Great collectible vehicles still sell — many for good money. But owners are experiencing a changing marketplace with fewer enthusiasts to buy their cars, and not as many younger people entering the hobby. PlayThe Rolls-Royce Boat Tail may be the most expensive new car everPlay3 common new car problems (and how to prevent them) | Maintenance Advice | Driving.caPlayFinal 5 Minivan Contenders | Driving.caPlay2021 Volvo XC90 Recharge | Ministry of Interior Affairs | Driving.caPlayThe 2022 Ford F-150 Lightning is a new take on Canada’s fave truck | Driving.caPlayBuying a used Toyota Tundra? Check these 5 things first | Used Truck Advice | Driving.caPlayCanada’s most efficient trucks in 2021 | Driving.caPlay3 ways to make night driving safer and more comfortable | Advice | Driving.caPlayDriving into the Future: Sustainability and Innovation in tomorrow’s cars | Driving.ca virtual panelPlayThese spy shots get us an early glimpse of some future models | Driving.ca Millennial enthusiasts love these cars Boomers can’t stand ‹ Previous Next › The people who loved these cars when both were younger are crossing the divide. Many collectors in their 70s and 80s are downsizing their garages. Some are selling all their collector vehicles. The collectors who are still buying these cars have become extremely price-conscious. There are bargains to be had.At the same auction last weekend, a rare Canadian-built 1954 Meteor Rideau Sunliner convertible crossed the block selling for $15,900 — that’s unheard of. Ford of Canada built about 400 of these Canadian-only convertibles, and only a handful are left.Created with Raphaël 2.1.2Created with Raphaël 2.1.2A 1954 Meteor Rideau Sunliner that sold at the Toronto auction for $15,900 is reflective of slumping prices for classic convertibles of the 1950s. Collector Car Productions Japanese collectibles, including any Acura NSX model, along with Datsun Z sports cars of the ’70s and early ’80s, have seen prices double in the past few years. There are others.“If friends and family had listened to me, they would have snapped up every Acura Integra Type RS,” says Nigel Matthews of Hagerty Insurance. “That car sold new for $27,000. Today, they are commanding north of US$60,000.”Any collectible with Carroll Shelby’s name on it is a big seller, particularly the big-block fastback and convertible models from the late 1960s.Full classics including Packard and Cadillac open cars continue to be traded like rare pieces of art, and are holding or increasing their value.Created with Raphaël 2.1.2Created with Raphaël 2.1.2This fully optioned 1957 Chevrolet BelAir convertible brought a winning bid of $74,800 at the Toronto fall collector car auction We encourage all readers to share their views on our articles using Facebook commenting Visit our FAQ page for more information. Created with Raphaël 2.1.2Created with Raphaël 2.1.2 This 1956 Ford Fairlane Sunliner sold at the Toronto collector car auction this fall at the bargain basement price of $17,600. Collector Car Productions Trending Videos The Rolls-Royce Boat Tail may be the most expensive new car ever This is illustrative of how interest in cars of that vintage is waning as hobbyists who love those cars are fewer in numbers.Auctions are a great appraisal tool to establish collector vehicle values. It shows what the buyer will sell the vehicle for, and what someone will pay for it, at that time and location. Owners can’t expect high U.S.-dollar prices when they are selling their cars in Canada — unless the vehicle is spectacular or has extremely high collectability.It is very hard to define values by looking solely at advertised asking prices and auction results. Many desirable collector vehicles change hands by word of mouth. They never officially come on the market.What’s hot and what’s not? Performance European cars including vintage Mercedes-Benz and Porsche sports cars and convertible examples continue to increase in value.“One of the hottest cars in the marketplace today is the air-cooled Porsche 911, particularly the 1997, the last air-cooled model; and the Carrera cabriolet offered through 1998,” says appraiser and master concours d’elegance judge John Carlson. Created with Raphaël 2.1.2Created with Raphaël 2.1.2There are bargains to be had at classic car auctions in Canada, as values of cars from the 1950s and muscle cars of the 1960s slumpCollector Car Productions Created with Raphaël 2.1.2Created with Raphaël 2.1.2This 1956 Ford Fairlane Sunliner sold at the Toronto collector car auction this fall at the bargain basement price of $17,600.Collector Car Productions Created with Raphaël 2.1.2Created with Raphaël 2.1.2This fully optioned 1957 Chevrolet BelAir convertible brought a winning bid of $74,800 at the Toronto fall collector car auctionCollector Car Productions Created with Raphaël 2.1.2Created with Raphaël 2.1.2This well-restored and highly optioned 1956 Ford Fairlane Sunliner convertible was a no-sale at the Toronto auction with a closing bid of $46,000Collector Car Productions Created with Raphaël 2.1.2Created with Raphaël 2.1.2A closing bid of $352,000 bought this 2006 Ford GT at the Toronto collector car auction.Collector Car Productions Created with Raphaël 2.1.2Created with Raphaël 2.1.2A 1954 Meteor Rideau Sunliner that sold at the Toronto auction for $15,900 is reflective of slumping prices for classic convertibles of the 1950s.Collector Car Productions Created with Raphaël 2.1.2Created with Raphaël 2.1.2This restored 1937 Buick Special convertible sedan sold privately for $36,000 after attracting little interest at the spring Toronto collector car auction.Collector Car Productions Buy It! Princess Diana’s humble little 1981 Ford Escort is up for auction An engagement gift from Prince Charles, the car is being sold by a Princess Di “superfan” But restored Chevy and Ford convertibles from the 1950s and muscle cars from the 1960s, with a few exceptions, are abundant and have been over-valued in the past. The market is flat for these cars, although some very special models will always draw top money.Project vehicles have really taken a hit. It may be a nice vehicle when restored but, if it’s a basket case, un-restored or a work-in-progress collectible, it will be very hard to sell.Collectors are gun-shy – with soaring costs of labour and materials – to rebuild vehicles at a time when standards for restoration have increased substantially. Trending in Canada RELATED TAGSFlexClassic CarsClassic Cars & TrucksNew VehiclesFlex See More Videos COMMENTSSHARE YOUR THOUGHTS These are the 9 classic cars Millennials most want to buyAs someone who has been a keen observer of the hobby for the past four decades, I have never seen a more challenging market for collector vehicles in Canada. They still sell, and many for decent money. But there are fewer buyers, cars stay on the market much longer and some owners have had to be extremely realistic regarding what they will sell their vehicles for.An example is a recently sold 1937 Buick Special four-door convertible. The Ontario owner did a very nice restoration on the classic, which had been completely disassembled and then put back together with rebuilt mechanics, genuine leather upholstery and wide whitewall radial tires.At the spring auction, the bidding didn’t come anywhere near to the owner’s expectations of more than $50,000. Certainly, much more money must have been spent on the car. The rare Buick subsequently sold privately for $36,000 — a very good buy.Created with Raphaël 2.1.2Created with Raphaël 2.1.2This restored 1937 Buick Special convertible sedan sold privately for $36,000 after attracting little interest at the spring Toronto collector car auction. I don’t know if this was a good car or a made-up car from parts of others. But it sure looks like a bargain for some lucky buyer.On the other end of the auction results, an extremely collectible 2006 Ford GT in red brought the auction hammer down at $352,000. And a well-restored and highly optioned dusk rose 1957 Chevrolet Bel Air convertible drew a winning bid of $74,800.I believe these are still bargains, because the above-mentioned top sellers at Canada’s most recognized classic car auction would likely draw the same money at sales south of the border — in U.S. funds. Buyers could earn up to 30 per cent on their money, simply by adjusting the geographical location for the next sale of the car.However, one must factor in transportation, auction fees and other costs. So a big profit isn’t a slam dunk.RELATED Collector Car Productions Classic cars are, believe it or not, much like real estate in major Canadian cities: Asking prices are still high, but sales are much slower than you’d think. The fall auction held mid-October in Toronto by Collector Car Productions shows both strength and weakness in the marketplace.For example, a desirable 1956 Ford Sunliner convertible that looked to be in decent driver-quality condition sold for $17,600 with the 10-per-cent buyer’s fee. A much better restored Sunliner with lots of options and upgrades including modernized power steering and disc brakes was a no-sale at a high bid of $46,000.I have watched similar cars at this same auction sell in past years for up to $85,000. The market is changing. The Ford Sunliner sales tell the story. advertisement Collector Car Productions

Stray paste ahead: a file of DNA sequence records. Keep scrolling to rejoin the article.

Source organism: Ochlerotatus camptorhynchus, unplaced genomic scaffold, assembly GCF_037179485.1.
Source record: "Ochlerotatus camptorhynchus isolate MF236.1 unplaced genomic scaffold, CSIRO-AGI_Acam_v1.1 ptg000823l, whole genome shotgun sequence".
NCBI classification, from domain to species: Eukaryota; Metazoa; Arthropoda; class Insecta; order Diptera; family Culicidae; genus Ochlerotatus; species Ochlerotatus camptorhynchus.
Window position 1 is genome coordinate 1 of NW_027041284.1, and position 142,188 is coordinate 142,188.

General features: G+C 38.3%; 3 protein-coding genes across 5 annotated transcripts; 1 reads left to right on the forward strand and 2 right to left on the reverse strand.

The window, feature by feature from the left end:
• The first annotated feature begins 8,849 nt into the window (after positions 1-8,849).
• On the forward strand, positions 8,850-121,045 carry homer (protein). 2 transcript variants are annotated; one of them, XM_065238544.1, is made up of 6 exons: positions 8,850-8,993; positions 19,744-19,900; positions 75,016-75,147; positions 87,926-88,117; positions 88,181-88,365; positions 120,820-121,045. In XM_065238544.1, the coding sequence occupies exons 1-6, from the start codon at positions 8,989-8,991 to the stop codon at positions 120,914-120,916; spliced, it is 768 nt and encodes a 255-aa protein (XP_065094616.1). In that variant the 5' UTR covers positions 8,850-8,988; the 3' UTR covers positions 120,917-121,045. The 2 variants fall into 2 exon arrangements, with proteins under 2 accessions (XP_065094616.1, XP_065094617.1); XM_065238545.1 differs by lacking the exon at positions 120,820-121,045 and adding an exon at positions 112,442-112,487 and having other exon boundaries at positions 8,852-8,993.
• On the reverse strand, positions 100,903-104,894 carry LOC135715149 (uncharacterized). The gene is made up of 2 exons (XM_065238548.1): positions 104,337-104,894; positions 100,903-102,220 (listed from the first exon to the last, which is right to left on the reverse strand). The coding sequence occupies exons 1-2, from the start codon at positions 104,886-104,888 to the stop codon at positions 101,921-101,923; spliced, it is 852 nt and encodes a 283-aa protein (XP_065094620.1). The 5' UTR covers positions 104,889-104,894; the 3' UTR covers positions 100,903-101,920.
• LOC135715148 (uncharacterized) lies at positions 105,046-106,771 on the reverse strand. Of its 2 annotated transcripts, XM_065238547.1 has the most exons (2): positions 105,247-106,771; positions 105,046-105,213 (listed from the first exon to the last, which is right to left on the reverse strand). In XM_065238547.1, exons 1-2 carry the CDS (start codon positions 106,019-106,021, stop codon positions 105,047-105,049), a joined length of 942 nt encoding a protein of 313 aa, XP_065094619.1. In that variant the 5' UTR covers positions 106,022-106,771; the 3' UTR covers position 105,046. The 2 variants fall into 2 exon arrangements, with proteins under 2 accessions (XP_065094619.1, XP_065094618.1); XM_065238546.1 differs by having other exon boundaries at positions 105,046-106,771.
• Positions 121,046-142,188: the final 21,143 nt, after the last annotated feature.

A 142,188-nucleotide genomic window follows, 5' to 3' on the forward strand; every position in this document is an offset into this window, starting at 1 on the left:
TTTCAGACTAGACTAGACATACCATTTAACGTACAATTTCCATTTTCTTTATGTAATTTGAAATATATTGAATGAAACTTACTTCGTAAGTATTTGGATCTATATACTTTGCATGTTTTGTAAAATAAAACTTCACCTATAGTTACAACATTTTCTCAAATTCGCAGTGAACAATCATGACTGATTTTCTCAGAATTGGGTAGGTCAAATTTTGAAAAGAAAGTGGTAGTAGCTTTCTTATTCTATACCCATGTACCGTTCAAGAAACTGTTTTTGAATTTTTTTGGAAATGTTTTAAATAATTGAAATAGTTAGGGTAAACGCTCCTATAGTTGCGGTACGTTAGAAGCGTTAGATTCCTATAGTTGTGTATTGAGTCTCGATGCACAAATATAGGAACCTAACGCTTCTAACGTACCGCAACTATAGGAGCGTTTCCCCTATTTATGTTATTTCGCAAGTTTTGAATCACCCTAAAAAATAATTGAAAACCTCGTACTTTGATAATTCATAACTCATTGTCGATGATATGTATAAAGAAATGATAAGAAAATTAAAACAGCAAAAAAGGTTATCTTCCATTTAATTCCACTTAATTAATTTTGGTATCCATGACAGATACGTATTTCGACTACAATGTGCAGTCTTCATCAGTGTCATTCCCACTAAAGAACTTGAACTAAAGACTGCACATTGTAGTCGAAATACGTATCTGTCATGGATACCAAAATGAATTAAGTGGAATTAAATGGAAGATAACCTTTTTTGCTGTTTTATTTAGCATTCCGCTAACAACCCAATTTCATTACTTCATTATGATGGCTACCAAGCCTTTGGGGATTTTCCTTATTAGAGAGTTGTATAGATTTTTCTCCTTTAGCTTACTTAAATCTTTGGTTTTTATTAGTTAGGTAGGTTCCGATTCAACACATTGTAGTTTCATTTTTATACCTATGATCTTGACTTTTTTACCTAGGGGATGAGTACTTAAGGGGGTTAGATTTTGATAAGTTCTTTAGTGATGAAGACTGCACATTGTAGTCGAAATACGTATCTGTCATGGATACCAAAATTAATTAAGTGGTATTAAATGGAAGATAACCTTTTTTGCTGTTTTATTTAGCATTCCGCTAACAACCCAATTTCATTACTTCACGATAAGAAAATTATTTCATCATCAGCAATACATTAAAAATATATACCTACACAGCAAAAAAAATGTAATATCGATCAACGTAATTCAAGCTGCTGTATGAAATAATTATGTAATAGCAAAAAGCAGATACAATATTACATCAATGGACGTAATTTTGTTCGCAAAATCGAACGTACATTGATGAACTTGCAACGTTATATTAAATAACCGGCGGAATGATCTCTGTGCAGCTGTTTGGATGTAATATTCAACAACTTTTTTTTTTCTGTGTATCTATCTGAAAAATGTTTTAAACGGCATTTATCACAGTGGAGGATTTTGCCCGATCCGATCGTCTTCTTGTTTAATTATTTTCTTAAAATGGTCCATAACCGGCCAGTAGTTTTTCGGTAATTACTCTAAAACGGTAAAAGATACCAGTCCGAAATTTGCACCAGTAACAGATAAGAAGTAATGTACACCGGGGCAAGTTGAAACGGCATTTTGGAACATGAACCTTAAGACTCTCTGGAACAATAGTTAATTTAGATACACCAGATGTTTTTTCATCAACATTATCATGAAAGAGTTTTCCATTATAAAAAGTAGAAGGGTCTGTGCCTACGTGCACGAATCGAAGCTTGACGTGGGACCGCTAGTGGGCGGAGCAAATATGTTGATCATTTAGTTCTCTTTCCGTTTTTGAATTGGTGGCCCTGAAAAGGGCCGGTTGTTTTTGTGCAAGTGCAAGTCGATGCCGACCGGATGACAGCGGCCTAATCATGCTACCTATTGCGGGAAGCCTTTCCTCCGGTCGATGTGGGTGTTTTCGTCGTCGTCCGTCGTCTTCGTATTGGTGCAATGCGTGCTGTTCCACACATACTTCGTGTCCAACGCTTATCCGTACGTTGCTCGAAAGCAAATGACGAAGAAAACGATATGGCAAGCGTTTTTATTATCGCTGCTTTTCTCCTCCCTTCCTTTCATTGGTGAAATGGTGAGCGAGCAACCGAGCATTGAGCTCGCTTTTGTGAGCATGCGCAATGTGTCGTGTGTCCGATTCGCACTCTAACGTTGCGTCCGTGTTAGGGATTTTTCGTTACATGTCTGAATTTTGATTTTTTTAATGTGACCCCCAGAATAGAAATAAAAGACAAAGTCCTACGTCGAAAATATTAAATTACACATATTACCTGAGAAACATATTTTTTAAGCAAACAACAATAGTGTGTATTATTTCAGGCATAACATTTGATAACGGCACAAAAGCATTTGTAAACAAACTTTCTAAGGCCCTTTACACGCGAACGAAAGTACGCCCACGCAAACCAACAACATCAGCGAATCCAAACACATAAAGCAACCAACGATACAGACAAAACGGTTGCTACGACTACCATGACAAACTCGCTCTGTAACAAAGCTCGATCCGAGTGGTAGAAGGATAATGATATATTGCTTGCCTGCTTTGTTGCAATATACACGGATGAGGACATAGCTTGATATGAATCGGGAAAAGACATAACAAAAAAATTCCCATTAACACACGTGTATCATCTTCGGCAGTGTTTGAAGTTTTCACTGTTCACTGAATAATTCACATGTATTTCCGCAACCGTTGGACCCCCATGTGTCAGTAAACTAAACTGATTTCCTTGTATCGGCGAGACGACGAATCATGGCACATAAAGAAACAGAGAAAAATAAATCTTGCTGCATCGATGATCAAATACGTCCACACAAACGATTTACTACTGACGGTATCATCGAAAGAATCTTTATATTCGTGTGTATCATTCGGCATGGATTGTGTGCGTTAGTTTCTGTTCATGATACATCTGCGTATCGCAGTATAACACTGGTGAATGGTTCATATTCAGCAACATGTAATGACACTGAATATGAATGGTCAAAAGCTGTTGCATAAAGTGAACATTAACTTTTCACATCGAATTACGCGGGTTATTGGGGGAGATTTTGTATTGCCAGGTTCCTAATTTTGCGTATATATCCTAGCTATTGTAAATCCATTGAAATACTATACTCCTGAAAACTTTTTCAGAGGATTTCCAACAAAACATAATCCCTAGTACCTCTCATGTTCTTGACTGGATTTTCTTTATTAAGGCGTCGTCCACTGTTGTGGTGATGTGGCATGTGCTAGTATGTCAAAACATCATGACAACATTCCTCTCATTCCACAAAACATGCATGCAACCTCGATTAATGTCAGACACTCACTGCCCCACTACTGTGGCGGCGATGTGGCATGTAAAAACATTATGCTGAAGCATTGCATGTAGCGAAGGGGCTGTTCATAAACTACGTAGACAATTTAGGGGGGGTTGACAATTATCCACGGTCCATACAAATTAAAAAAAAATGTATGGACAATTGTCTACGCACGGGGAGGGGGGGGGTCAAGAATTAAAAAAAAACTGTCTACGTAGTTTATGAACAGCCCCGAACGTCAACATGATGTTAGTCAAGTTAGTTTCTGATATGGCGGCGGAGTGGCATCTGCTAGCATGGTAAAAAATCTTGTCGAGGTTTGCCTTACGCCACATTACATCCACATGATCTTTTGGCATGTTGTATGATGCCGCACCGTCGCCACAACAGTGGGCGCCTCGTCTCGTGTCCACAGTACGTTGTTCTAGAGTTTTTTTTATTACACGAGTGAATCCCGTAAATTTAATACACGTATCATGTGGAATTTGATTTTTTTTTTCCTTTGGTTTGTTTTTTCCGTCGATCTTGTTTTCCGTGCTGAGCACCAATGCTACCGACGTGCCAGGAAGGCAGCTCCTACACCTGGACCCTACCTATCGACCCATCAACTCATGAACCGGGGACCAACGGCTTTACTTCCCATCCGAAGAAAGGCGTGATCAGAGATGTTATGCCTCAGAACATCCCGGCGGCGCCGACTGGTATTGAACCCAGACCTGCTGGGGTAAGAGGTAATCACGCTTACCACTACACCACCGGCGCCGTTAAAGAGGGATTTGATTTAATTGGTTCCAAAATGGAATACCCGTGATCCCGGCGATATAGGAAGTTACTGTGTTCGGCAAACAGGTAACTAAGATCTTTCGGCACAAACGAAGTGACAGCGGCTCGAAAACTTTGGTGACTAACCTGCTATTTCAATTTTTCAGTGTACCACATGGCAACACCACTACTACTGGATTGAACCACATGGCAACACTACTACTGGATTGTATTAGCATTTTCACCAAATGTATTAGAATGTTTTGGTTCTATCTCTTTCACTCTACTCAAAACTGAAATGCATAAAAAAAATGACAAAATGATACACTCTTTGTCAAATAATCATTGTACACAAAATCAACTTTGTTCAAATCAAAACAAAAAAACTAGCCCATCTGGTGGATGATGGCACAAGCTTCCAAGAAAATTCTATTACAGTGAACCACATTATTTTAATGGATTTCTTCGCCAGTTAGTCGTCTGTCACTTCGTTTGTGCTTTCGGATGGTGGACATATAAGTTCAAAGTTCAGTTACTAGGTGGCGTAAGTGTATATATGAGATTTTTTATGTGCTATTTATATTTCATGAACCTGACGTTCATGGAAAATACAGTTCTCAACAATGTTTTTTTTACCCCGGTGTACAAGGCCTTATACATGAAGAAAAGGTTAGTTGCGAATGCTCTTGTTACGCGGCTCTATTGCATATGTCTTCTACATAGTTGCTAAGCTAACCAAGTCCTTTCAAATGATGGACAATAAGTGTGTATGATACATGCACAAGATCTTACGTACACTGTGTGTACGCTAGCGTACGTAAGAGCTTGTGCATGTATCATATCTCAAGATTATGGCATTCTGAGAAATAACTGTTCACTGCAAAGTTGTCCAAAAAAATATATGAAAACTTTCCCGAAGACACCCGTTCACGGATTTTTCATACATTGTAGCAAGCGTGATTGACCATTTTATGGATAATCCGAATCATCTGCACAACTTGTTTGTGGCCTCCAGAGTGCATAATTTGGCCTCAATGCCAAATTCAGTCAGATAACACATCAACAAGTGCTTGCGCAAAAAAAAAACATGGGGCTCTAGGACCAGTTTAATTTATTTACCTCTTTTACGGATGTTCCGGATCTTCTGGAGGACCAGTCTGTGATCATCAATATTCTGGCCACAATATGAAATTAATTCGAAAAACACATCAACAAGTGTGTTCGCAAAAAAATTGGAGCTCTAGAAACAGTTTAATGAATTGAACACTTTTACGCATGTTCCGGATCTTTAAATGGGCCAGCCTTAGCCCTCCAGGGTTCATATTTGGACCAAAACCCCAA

The range, located at 2955 Old Plain Dealing Road in Plain Dealing, will be open on these dates and times: Although you do not need to register, you can always contact the Bossier Parish Sheriff’s Training Academy at (318) 965-3525 for more information. Perfect-Dating.comAre You Ready to Meet Cool Guys in Tung Chung?Perfect-Dating.com|SponsoredSponsoredUndoTheTopFiveVPNThe Secret Netflix Doesn’t Want You To Know To Unblock RestrictionsTheTopFiveVPN|SponsoredSponsoredUndoAspireAbove.comRemember Abby from NCIS? Take A Deep Breath Before You See How She Looks NowAspireAbove.com|SponsoredSponsoredUndoNews gadgetThis watch takes the whole country by storm! it’s price? Ridiculous!News gadget|SponsoredSponsoredUndoTheTopFiveVPNThe Trick Netflix Doesn’t Want You To Know To Unlock RestrictionsTheTopFiveVPN|SponsoredSponsoredUndoCelebsland.com9 Celebrity Before-And-After Plastic Surgery DisastersCelebsland.com|SponsoredSponsoredUndo “Opening up our range to the public allows hunters to sight in their rifles in a safe environment with a highly-qualified range staff on scene,” said Sheriff Whittington. “As an avid hunter myself, I know residents here in Bossier Parish are looking forward to this time of year when they can enjoy ‘the hunt’.” The range features 12 shooting lanes with targets at 100, 200, 300 and 400 yards. Shooters will need to bring their own rifles and ammunition, as well as eye and ear protection. Basic targets will be available at the range. The Bossier Sheriff’s Rifle Range will open to the public on three Saturdays in September so hunters can sight in their rifles. The Rifle Range is located just south of the Bossier Parish Sheriff’s Training Academy on Old Plain Dealing Road approximately 12 miles from the town of Benton. Sept. 14, 8 a.m. – 4 p.m.Sept. 21, 8 a.m. – 4 p.m.Sept. 28, 8 a.m. – 4 p.m.